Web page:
Things are different on this side of the hemisphere, in the north. People have their holidays in the middle of the year, or what is half of the year for us, the southerners. I feel obliged to make an evaluation of what is going on in my 2019 although the goals that I set at the beginning of my year, in January, haven’t had the opportunity to take off yet. But it has been an intense year, with a lot of learning and personal and professional growth, so I already have outcomes.
I spent the first part of my year mainly in London, a city that I love but from which, after a few months, I need to leave to breathe a little calm. London absorbs you in its maelstroms of events, places to go and diversity in all its forms. With regard to wine, in my opinion, it is the best city to learn. These are the things I’ve learnt, from the perspective of an outsider trying to gain a place in the spotlight of the London wine trade.
If you want to be busy in London just go with the flow. There are so many things to do, all days, all the time, interesting things, all happening in the same city. Just consider that London is one of the most expensive cities in the world so, being where everyone is, will cost you money. But besides that, there are plenty of options, you just have to make a plan and try to attend to the activities you are interested in. London is the best place to taste wines from around the world, from big and small producers, what is new and trendy and the classics. Having a spot to show a wine to the trade is not that easy to gain. Thera are a lot of wines, producers, general bodies, regions, etc. trying to show, sell, promote their wines. Of course, nothing is impossible, if your product is good someone will be interested.
Meet the wine authorities
The most respected wine authorities in the industry live, or travel regularly, to London. Those people that when they speak, even in a casual conversation, they teach you something. You see them at events, competitions, and you can even come across them in London’s wine bars. They are the rockstars of the wine world, those who write books that the people read in order to learn, the ones that tell you which wines they like and the least you can do is give those wines a chance. Those people breath London and I feel that in a way they own the city, wine speaking.
Meet cool wine people
There are very humble, approachable, kind people and there is the rest. Once, a respected person in the wine trade made me feel I didn’t deserve to drink a particular expensive wine. I mean, it was said, not that I understood that from some behaviour or misunderstanding. It didn’t affect me at all because I really don’t care about the opinion of people I don’t admire but it wasn’t nice. This was just one bad experience among a lot of good and happy exchanges of words and knowledge about wine and life I had with lovely people from the trade. I was happy to discover that a lot of young people are interested in wine, the ones called millennials, age group of which I’m a member, and they are creating great companies and business around wine.
Wine social media can be hateful but is also needed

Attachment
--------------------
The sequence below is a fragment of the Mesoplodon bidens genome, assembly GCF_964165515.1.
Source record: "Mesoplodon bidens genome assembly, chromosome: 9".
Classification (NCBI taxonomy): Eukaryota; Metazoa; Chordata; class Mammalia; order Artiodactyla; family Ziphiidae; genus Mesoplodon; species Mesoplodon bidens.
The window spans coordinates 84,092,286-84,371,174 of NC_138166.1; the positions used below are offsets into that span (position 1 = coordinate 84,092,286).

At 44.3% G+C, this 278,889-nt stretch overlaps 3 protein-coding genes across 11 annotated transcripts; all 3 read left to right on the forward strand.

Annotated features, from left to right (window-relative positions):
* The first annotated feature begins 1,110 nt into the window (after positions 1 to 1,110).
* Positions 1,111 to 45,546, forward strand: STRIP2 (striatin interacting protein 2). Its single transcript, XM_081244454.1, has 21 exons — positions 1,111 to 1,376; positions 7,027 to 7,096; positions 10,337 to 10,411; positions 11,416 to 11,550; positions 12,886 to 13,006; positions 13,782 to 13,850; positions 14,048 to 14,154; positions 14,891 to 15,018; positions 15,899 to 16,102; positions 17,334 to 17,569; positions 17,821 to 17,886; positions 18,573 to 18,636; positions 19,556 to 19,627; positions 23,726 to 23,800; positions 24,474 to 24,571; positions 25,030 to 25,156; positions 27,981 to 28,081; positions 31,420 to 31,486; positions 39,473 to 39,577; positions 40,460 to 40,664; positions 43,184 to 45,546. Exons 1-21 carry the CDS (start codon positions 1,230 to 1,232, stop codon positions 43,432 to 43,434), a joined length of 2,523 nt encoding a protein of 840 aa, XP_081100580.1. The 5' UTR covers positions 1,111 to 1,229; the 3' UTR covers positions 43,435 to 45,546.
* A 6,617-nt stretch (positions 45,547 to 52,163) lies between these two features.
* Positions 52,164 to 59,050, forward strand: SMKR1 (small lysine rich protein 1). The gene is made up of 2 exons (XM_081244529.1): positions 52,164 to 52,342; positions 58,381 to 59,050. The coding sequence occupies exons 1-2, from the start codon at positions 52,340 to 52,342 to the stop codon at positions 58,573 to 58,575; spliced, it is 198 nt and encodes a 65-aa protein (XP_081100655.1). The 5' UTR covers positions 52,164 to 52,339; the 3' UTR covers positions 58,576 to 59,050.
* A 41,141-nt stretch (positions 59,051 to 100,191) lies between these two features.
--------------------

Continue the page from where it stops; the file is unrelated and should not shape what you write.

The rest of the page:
Wine Twitter is a thing. I’m more and Instagrammer but if you want to interact, learn the latest news, opinion and debates about wine, you have to be on Twitter. Although you need to be part of it and not just a viewer. Original thought and some knowledge is required, of course, but you need that for life, so better start with Twitter. On the other side, Instagram is getting very depressive, and what I believed it was a place to share information and interesting things it’s now a race between who gets more followers and likes and who’s invited to press trips. I’m a truly millennial in all aspects and admit I spend more time that I should on Instagram but some days I get really sick of it. Also, I think it pays off, you have to be there and show what you do, nobody and I mean not ever your mom would now what you’ve been up to if you don’t post something on social media.
People read their emails, they just don’t answer you
Hundreds of emails go in and out daily. Some people reply, the majority don’t. Is it so difficult to give just a quick answer? Gmail even write it for you if you fancy. I think is rude. I’m not talking about spam, of course, I’m thinking about an email followed by a talk or a meeting in some networking thing where you exchanged business cards with someone and they tell you they are going to get in touch. I know, it’s just how the world works, just send a bunch of emails, someone will reply. I just don’t like this way.
Wine geek friendly
The geekier you get, the cooler you are. Most people in the UK know something about wine and some know a lot. I’m almost finishing my WSET Diploma and it’s a pretty big thing for me. I think I will be the first and only in my country, Uruguay, to have it. But it’s not as big as it is for me for the English. I know a lot of people that have or will have soon the WSET Diploma and a lot don’t even work in wine. Study theory is not enough, you have to get yourself out there. Taste the wines, visit the wineries, feel the soils, learn from the producers. I recently listen to a philosopher on a TED Talk telling that people seek for outsiders approval of their knowledge and sometimes this is more important for those people than the actual knowledge. I truly don’t want to be that person. I want the knowledge, the experiences and I want to create my own path.
I’ve learnt a lot more and there is so much yet to learn and I believe there is no better way to do it that dive into it, explore, taste, meet people from around the globe, and there is no place like London for it.